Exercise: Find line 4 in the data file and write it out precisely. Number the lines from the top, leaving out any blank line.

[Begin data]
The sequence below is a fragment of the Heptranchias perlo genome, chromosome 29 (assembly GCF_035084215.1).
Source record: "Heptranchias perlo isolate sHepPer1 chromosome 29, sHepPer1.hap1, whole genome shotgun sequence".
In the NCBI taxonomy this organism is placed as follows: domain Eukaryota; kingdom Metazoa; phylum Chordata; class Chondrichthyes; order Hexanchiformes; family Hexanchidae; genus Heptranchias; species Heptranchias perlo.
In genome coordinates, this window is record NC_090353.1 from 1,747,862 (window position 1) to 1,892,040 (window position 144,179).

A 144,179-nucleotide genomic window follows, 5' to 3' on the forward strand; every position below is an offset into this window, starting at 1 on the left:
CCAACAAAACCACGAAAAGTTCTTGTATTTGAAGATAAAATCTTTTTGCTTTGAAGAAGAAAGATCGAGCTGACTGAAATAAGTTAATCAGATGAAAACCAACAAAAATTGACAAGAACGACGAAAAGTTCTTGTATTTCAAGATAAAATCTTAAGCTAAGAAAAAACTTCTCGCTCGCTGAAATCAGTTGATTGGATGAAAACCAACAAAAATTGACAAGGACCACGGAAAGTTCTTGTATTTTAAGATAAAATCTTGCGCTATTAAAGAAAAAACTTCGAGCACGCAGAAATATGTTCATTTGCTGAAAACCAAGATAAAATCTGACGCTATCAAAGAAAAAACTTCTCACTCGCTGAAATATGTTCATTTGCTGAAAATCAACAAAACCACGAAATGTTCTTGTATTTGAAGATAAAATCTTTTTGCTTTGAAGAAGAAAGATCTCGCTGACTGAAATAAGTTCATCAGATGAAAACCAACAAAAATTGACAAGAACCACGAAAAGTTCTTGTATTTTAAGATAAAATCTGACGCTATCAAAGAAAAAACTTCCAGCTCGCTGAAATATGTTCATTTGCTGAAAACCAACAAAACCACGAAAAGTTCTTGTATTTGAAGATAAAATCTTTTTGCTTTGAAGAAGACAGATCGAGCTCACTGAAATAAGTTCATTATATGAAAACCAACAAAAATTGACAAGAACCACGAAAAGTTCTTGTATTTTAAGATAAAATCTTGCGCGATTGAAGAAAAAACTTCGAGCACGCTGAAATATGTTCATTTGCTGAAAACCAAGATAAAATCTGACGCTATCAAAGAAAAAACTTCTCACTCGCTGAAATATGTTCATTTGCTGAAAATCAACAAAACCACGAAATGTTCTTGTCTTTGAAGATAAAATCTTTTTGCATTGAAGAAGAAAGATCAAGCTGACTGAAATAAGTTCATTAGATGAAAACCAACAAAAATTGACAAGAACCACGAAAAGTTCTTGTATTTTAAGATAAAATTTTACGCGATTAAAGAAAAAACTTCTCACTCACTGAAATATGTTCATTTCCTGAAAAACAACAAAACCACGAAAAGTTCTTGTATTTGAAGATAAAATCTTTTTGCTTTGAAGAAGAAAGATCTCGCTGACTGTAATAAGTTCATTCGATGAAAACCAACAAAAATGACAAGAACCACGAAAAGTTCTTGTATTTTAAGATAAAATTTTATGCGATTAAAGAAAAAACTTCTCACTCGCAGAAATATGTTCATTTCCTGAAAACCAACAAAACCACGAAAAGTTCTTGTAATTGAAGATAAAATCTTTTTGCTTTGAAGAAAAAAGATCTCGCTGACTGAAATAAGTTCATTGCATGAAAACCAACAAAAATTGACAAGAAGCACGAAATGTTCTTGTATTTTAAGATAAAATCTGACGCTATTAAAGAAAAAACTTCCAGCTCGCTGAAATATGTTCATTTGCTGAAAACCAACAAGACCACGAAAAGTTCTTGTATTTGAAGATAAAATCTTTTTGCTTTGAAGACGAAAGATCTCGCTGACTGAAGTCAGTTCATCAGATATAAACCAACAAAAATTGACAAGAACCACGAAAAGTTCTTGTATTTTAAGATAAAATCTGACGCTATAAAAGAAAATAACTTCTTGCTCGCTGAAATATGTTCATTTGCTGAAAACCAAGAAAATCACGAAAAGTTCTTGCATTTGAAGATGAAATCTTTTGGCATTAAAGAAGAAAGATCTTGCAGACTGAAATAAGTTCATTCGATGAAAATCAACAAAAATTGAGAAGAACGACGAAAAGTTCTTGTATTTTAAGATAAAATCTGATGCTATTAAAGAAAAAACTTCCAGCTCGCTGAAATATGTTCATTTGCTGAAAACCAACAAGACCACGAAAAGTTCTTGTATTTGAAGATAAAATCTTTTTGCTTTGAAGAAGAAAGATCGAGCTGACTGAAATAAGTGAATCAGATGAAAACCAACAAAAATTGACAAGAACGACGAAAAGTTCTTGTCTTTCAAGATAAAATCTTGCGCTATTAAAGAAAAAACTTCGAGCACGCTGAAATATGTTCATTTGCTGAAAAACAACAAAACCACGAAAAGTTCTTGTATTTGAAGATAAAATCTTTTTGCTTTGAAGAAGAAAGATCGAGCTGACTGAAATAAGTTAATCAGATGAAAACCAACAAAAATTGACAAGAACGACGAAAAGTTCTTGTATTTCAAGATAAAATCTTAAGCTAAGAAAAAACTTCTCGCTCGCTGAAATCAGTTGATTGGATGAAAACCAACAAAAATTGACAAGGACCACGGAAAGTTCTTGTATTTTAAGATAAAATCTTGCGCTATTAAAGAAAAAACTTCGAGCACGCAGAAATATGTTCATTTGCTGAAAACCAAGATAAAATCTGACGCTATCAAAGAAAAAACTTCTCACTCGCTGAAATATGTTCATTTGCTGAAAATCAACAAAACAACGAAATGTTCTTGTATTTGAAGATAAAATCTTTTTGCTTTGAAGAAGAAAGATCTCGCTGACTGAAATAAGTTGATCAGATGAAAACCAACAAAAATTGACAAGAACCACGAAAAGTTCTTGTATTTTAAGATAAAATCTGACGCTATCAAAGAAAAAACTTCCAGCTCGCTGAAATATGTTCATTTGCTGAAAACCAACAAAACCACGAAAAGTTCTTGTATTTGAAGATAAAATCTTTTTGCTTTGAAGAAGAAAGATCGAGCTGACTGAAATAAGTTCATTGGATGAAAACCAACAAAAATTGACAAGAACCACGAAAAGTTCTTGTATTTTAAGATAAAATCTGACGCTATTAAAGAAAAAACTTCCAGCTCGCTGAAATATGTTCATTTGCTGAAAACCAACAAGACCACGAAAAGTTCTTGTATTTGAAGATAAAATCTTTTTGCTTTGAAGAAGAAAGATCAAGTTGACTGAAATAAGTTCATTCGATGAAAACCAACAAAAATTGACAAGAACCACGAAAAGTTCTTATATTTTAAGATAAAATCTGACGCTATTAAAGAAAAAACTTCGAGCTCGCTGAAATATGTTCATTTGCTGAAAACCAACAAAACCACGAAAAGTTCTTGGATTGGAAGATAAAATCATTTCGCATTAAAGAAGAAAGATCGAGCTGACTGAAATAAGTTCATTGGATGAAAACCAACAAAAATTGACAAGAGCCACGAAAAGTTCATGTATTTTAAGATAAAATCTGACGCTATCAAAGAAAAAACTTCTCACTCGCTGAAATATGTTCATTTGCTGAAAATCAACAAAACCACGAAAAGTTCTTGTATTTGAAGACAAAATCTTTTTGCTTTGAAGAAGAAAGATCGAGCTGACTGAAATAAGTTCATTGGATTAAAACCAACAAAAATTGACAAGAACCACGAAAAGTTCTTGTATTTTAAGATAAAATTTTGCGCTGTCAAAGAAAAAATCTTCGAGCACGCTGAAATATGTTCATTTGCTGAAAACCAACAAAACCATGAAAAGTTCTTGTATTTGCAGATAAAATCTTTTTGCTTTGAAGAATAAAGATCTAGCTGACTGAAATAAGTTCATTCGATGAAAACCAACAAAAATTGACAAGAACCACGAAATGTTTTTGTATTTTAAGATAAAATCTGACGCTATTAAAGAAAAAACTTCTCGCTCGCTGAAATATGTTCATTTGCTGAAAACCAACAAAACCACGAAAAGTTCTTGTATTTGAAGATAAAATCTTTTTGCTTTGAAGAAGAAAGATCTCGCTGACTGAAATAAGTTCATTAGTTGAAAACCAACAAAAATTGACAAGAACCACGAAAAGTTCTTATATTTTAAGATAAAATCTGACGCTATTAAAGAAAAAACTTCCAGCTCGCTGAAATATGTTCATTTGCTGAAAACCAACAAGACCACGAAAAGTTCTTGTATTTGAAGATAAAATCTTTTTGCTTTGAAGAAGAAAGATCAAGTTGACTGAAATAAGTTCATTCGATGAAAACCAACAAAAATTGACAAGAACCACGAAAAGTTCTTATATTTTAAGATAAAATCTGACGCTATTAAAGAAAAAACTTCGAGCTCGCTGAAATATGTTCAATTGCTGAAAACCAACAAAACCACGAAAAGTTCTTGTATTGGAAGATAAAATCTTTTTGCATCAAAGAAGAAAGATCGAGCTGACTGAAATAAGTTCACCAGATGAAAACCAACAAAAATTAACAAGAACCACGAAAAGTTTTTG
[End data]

In genome coordinates, this window is record NC_090353.1 from 1,747,862 (window position 1) to 1,892,040 (window position 144,179).